I really do appreciate your comments, John

Visit my website at www.enmanscamera.com

9 responses to “Photography viewed as Art

  1. I like that you’ve chosen to not only exhibit your gift of photography on this site, but you also use your gift of words to defend the art.
    For me, the frustration is that just about everyone with an iphone or point and shoot calls themselves a photographer. Everyone who calls themselves a photographer considers themselves to be, at some level, an artist.
    Snapping pictures is fun and the basic tools to do so are cheap, thus the hobby is accessible.
    However, the skill of photography is learned with much blood sweat and tears. It is costly on many levels, from ruining a pair of italian shoes to chase an unanticipated shot far away in a field, to understanding the very specific tools that you need to benefit your craft and purchasing accordingly.
    Good shots don’t just happen. And slapping on a vintage mask from a mobile app doesn’t turn a cheap snapshot into a work of art.
    Oh, and getting paid to photograph doesn’t make you a good photographer any more than being an amateur photographer makes your work magically subpar.
    I’m completely off topic now, and I’m venting. Your well done post got me started. 🙂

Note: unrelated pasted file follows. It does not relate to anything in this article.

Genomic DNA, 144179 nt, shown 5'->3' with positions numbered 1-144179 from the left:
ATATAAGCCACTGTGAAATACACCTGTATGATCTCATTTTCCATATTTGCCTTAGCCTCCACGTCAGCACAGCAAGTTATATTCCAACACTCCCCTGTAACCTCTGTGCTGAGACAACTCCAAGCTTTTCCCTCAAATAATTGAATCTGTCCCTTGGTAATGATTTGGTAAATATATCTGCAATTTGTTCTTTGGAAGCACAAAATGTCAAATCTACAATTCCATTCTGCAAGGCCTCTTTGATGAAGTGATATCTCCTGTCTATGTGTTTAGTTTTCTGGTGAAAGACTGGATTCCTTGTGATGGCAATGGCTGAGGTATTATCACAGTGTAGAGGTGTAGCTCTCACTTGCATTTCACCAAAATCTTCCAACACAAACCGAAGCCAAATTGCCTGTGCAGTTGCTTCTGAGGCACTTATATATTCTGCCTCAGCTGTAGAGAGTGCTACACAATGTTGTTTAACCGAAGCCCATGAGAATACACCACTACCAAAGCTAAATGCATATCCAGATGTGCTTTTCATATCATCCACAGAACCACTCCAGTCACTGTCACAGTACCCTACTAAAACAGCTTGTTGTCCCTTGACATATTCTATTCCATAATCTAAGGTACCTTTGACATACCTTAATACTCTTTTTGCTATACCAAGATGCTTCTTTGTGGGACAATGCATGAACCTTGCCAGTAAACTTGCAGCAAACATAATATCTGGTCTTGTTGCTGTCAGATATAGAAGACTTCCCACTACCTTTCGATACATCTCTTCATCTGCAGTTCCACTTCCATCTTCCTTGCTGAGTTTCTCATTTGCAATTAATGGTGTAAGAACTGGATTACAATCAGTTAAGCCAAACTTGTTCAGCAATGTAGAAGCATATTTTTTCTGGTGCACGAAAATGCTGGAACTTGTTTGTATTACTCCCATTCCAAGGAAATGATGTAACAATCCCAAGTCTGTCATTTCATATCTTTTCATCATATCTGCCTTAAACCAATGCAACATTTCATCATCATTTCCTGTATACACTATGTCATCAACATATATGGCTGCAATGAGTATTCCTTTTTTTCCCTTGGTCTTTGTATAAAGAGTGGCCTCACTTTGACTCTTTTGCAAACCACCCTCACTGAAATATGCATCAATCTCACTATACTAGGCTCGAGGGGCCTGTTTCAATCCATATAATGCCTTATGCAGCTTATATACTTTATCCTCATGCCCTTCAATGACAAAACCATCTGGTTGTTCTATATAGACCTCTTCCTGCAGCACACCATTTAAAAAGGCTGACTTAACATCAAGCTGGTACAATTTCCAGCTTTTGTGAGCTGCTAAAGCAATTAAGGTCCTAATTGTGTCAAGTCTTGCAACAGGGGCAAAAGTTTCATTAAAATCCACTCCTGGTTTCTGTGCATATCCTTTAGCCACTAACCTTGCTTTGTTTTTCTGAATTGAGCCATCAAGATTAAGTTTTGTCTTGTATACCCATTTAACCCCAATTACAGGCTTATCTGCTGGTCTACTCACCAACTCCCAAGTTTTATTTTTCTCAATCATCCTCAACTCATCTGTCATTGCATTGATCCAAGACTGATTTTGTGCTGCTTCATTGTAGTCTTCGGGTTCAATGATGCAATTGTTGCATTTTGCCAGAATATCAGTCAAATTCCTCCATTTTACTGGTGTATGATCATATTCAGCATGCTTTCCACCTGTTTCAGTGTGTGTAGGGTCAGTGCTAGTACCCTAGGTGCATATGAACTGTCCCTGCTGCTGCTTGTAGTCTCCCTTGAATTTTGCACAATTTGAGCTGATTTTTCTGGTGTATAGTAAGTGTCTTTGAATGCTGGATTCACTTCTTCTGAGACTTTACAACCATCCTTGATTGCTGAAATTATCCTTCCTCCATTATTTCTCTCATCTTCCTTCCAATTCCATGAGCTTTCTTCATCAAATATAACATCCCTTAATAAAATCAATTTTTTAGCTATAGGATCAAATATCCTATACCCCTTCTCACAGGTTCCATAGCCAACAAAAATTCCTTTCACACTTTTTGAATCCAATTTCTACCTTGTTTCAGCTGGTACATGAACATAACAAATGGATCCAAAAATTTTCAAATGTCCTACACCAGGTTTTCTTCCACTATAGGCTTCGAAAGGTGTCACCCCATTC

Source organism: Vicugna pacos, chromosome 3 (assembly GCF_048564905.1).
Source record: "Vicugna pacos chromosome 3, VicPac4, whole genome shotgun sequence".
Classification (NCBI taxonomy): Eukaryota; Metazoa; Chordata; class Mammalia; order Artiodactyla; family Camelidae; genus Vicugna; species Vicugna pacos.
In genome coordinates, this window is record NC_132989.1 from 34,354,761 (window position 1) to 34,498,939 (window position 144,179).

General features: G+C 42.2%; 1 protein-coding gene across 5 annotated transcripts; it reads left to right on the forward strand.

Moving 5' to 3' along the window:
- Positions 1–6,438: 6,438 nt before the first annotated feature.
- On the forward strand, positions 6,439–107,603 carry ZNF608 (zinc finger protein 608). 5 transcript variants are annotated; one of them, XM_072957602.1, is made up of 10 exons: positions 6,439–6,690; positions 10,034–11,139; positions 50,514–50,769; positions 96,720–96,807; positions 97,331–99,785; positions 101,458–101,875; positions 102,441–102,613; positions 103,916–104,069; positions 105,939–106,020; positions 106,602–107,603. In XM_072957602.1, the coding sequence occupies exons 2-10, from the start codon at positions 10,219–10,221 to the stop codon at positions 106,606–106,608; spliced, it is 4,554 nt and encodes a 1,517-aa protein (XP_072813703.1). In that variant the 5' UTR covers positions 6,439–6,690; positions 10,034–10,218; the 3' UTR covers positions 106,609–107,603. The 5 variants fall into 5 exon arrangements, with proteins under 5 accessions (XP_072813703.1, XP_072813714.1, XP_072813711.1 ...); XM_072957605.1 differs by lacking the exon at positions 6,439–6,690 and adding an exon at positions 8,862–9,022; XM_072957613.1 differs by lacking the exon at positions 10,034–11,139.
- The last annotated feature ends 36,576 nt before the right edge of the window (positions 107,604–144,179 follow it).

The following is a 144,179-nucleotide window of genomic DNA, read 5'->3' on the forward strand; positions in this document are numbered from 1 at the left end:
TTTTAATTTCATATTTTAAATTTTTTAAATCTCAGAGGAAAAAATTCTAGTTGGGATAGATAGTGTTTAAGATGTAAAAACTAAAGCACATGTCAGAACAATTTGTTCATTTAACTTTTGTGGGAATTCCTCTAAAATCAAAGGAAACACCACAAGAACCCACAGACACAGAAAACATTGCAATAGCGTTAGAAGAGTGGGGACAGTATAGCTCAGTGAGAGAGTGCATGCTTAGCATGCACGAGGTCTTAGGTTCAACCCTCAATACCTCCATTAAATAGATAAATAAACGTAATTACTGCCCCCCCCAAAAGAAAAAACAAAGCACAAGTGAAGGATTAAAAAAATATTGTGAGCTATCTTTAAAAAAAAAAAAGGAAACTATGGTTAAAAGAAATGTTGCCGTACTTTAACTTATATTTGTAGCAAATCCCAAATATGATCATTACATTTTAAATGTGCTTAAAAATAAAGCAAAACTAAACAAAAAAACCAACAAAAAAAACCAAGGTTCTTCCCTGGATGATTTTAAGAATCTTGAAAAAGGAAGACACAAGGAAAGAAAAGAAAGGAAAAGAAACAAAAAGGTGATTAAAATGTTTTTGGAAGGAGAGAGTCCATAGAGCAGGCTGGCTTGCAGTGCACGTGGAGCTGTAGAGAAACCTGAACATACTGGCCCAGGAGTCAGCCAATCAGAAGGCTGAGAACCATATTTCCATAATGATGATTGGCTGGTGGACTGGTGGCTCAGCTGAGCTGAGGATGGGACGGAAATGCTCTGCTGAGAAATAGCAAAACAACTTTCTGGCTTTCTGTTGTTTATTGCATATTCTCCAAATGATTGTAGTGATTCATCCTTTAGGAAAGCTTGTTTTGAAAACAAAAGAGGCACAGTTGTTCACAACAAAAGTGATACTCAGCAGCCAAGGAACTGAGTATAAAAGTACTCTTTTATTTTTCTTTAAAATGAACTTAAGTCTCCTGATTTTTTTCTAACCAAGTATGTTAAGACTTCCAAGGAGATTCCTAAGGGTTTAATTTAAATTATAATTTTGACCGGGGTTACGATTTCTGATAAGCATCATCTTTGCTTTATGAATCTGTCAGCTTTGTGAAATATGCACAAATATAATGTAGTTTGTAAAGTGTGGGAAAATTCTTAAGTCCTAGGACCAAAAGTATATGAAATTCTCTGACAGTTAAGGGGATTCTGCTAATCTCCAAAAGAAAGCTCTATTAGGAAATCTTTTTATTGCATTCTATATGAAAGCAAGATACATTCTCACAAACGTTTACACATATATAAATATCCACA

I’ve been in photography for one year. I have studied everything I can get my hands on, viewed images from the best of the best until my eyes went blurry, taken shots that I thought were good only to find out later that they sucked, learned from my mistakes and gotten better one tiny bit at a time. I have a gift. Nobody can tell me that what we do here isn’t an art form simply because it isn’t paint or film or because it’s been processed and edited differently than how they may approve.

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    • Dickerson you wrote, “Good shots don’t just happen”, I agree with you. In this age of digital technology overload I think we see the dumbing down of the viewing public (or customer). We “like” just about everything. And those new to photography will almost always say “wonderful composition”, whatever that now means. When someone hires a photographer – price is more important than image quality. Words like “Photographer”, “Artist”, and “Professional” have become meaningless because they are applied without thought to everything and anyone. Can we practicing photography blame artists of other mediums lack of respect and criticism? Maybe not.